What is Significant?
The Toora Avenue of Honour, planted in 1920 & 1933, at Foster, Welshpool and Grip Roads, Toora.
Why is it Significant?
The Toora Avenue of Honour is of local historic, aesthetic and social significance to the town and district of Toora.
Historically, it is important as one of a series of similar memorial avenues that were established throughout the Shire, and expresses the significant effect that the First World War had upon small rural communities. (AHC criteria - A.4 and D.2) Aesthetically, the Avenue enhances the appearance of the South Gippsland Highway and Grip Road and provides an appropriate visual setting for the World War 1 memorial situated at the intersection with Stanley Street. (AHC criterion - E.1) Socially, the Avenue is important as a memorial to local residents who served in World War 1 and contributes to the identity of Toora. (AHC criterion - G.1)
The Toora Avenue of Honour comprises a double row of Mahogany Gums planted along Welshpool and Foster Roads (South Gippsland Highway), and also the same species planted on either side of Grip Road. (formerly known as Piggery Lane)
Toora Avenue of Honour - Veterans Description for Public
The Toora Avenue of Honour comprises of a double row of Mahogany Gums planted along Welshpool and Foster Roads (South Gippsland Highway), and also the same species planted on either side of Grip Road (formerly known as Piggery Lane). It is believed that the Avenue was originally planted in 1920 in Welshpool Road (then known as Rotton Row) and was extended to Grip Road (then known as Piggery Lane) in 1933. The planting of the Avenue was discussed at a meeting of the Toora Progress Association on 10th July 1919 where on the motion of FR Fretwell and Secretary it was decided to "bring before the public the need for their co-operation in having a row of trees planted along Rotton Row as an Avenue of Honour." In 1933, the Toora Branch of the Australian Natives Association requested that Council extend the Avenue as far as Piggery Lane. As of 2011, the trees were in a poor condition.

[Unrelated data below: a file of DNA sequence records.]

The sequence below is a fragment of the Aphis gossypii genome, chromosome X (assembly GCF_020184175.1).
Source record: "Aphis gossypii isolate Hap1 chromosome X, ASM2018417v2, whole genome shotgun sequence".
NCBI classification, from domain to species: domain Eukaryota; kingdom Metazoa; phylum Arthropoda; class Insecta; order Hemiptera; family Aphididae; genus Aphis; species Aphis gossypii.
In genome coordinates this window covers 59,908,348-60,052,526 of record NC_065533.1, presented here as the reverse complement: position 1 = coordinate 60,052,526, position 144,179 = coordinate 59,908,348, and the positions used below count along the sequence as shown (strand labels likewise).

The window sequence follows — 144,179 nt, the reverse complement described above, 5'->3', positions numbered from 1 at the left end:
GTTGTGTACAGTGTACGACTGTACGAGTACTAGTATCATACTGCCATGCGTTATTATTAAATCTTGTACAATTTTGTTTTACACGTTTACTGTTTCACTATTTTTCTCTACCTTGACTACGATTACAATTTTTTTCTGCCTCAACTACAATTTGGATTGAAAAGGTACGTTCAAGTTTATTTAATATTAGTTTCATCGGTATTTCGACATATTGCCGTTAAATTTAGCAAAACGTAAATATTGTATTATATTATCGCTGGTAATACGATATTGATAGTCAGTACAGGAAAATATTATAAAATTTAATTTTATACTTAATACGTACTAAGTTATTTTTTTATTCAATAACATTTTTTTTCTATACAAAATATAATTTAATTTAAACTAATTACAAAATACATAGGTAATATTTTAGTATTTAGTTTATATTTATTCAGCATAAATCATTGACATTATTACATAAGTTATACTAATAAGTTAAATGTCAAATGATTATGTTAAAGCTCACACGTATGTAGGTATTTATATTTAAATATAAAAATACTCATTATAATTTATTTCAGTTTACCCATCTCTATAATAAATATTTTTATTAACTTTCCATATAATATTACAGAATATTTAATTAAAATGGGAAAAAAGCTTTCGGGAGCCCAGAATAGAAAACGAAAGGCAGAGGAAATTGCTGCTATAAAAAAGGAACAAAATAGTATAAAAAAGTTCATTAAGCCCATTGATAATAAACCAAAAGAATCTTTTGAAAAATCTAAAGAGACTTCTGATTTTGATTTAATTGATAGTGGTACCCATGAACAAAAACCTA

In Australia, commemorative trees have been planted in public spaces since the late nineteenth century. Arbor Days were held regularly in most Victorian State Schools during the late 1800s and early 1900s, and numerous trees were planted in parks in Melbourne and throughout Victoria to mark the visits of important and famous people.
This tradition of commemorative planting was continued in 1901 when at the end of the Boer War trees were often planted for each soldier of the district who was killed in South Africa. These plantings, however, rarely consisted of more than two or three trees in each town.
During and after the First World War avenues of honour consisting of trees lining significant streets became a popular form of commemoration. They represented a new egalitarian approach to the commemoration of soldiers where rank was not a consideration: each tree symbolises a person.
Avenues of honour are a uniquely Australian phenomenon. Australians, and in particular Victorians, embraced the idea of planting them more enthusiastically than any other country in the world. Dating from May 1916, the Eurack Avenue of Honour is the earliest known avenue of honour to be planted in Victoria.
By the time of the Second World War avenues of honour had declined in popularity as a means of commemoration. Today it is estimated that over 300 avenues of honour have been planted in Victoria to commemorate service personnel since 1901.